You don’t have to be living on the streets to be homeless. If you are sofa-surfing or living somewhere that is dangerous or overcrowded, then you may be considered homeless and be able to get help.
Can Children’s Services help if I am homeless?
If you are under 18 and homeless or at risk of becoming homeless you can ask Children’s Services for support. Children’s Services can:
- Provide services to help you live at home
- Help to find a suitable relative for you to live with
- Provide housing to you.
Your needs should be assessed under section 17 of the Children Act 1989. If you are found to be in need of accommodation, then you should be provided with housing under section 20 of the same Act. If you are found accommodation under section 20 you will become a ‘looked-after child’.
Children’s Services will have a duty to provide you with housing if:
- You are under 18
- You are in need
- You are present in the area of Children’s Services
- You require accommodation.
And, one of the following applies to you:
- No-one has Parental Responsibility for you; or
- You are lost or abandoned; or
- The person who has been caring for you is unable to provide suitable care and accommodation; or
- Children’s Services thinks that your welfare would be seriously threatened if you are not given accommodation.
You would not be considered homeless if you simply do not want to live with your parents. However, if you can show that there has been a breakdown in your relationship with your parents which means you need accommodation then you might be considered homeless.
Can I get housing in an emergency?
In an emergency, Children’s Services can make an emergency placement for up to 24 hours or place you with a relative of family friend. If you are in emergency need you should present yourself to Children’s Services.
Can I get housing from the Housing department?
The law says that if you ask the housing department of your Local Authority for help with homelessness you should first be considered for support by Children’s Services under section 17 or section 20 Children Act 1989. We strongly advise that you try to get housing from Children’s Services under section 20 first.
However, the housing department of a Local Authority does also have a duty to prevent homelessness and provide free advice and assistance to anyone at risk of becoming homeless within 28 days.
The housing department of your Local Authority will be able to help if you are British and have not spent a long period of time living in other countries, and you are considered to be in priority need.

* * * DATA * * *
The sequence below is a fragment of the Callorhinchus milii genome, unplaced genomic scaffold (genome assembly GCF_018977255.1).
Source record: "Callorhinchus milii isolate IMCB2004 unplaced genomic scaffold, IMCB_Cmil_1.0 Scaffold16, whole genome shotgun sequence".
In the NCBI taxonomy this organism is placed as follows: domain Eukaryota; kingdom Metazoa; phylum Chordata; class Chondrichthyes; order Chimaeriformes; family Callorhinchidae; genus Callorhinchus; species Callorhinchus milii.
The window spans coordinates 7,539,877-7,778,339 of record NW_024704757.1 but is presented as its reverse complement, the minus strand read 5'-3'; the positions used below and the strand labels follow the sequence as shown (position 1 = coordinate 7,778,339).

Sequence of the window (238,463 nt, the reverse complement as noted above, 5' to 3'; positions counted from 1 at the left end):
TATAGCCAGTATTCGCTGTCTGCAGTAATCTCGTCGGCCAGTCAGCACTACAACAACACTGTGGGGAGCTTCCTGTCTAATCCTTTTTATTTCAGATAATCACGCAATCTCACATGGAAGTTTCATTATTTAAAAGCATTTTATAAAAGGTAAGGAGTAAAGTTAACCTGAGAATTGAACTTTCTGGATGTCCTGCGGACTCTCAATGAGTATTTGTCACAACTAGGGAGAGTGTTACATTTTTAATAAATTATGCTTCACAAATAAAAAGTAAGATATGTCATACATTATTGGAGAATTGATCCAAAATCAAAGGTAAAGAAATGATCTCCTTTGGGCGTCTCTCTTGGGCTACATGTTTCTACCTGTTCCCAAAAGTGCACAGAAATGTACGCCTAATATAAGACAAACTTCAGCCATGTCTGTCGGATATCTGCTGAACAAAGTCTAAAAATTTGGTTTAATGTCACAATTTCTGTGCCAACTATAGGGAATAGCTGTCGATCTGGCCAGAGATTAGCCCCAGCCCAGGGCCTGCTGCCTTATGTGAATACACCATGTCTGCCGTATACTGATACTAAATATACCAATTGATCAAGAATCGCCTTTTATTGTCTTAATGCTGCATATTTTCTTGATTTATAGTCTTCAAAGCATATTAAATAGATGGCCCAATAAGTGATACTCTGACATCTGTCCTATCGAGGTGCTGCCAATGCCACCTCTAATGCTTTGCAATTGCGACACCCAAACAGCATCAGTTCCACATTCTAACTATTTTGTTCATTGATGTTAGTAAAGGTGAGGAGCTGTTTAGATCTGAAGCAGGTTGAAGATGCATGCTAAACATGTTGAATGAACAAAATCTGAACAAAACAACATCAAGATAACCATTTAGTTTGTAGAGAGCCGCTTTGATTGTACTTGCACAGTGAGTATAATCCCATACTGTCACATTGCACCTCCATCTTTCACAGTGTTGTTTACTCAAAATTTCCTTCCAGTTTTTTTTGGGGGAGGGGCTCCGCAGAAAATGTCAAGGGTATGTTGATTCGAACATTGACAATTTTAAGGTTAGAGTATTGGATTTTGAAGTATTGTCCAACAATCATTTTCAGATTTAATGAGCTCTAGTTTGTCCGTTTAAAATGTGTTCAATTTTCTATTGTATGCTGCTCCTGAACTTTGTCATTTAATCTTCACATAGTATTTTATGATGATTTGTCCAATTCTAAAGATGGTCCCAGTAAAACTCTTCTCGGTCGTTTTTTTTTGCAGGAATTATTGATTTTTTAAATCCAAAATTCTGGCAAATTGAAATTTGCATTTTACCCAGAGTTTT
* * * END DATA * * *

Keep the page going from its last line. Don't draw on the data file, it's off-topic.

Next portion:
You are considered priority need if:
- You have a child/children
- You are 16 or 17
- You are pregnant (or the person who you live with is pregnant)
- You can’t stay where you have been living because there has been a fire, flood or another accident
- Someone that you live with needs more help because of old age
- You have a physical or mental illness
- Your current accommodation is in a very bad state, officially overcrowded, unhealthy and doesn’t have basic cooking and washing facilities (if your house is dangerous or damaging to your health you will be a higher priority)
- You have been in care. If so, the council could, if certain conditions are met, help accommodate you up to age 21 or up to the age of 25 if you are still in full-time education). For more information, see Leaving care support.
The housing department of your Local Authority will also consider whether you are ‘intentionally homeless’. The housing department may be reluctant to help you if you left suitable accommodation that you could have stayed in or if you had to leave your previous accommodation as a result of something you did or failed to do.
What are benefits of having housing under section 20 Children Act 1989?
|Section 20 of the Children Act 1989||Housing Act 1996 and/or section 17 of the Children Act 1989|
|You will get a pathway plan including support for education and employment and leaving care services.||There is minimal support. There is no requirement for a pathway plan. As a young person you should participate in education or training but there is no specific support.|
|Children’s Services pay for your housing up to the age of 18.||You are responsible for claiming benefits and paying for your accommodation and all other expenses.|
|Depending on local policy you may get pocket money or special allowances for birthdays and other occasions.||You will not receive special allowances for birthdays or other occasions.|
|You can get an advocate for any complaints and representation.||You are not entitled to advocacy support.|
|If the placement breaks down, Children’s Services must find you a new placement.||If the placement breaks down and you are evicted you might be considered to be intentionally homeless and so no longer eligible for accommodation.|
|When you leave care at 18 you are in a priority group for housing support and may continue to receive support until the age of 21 (and in some cases 24).||Once you reach 18 you are not considered a priority group for housing by the Local Authority.|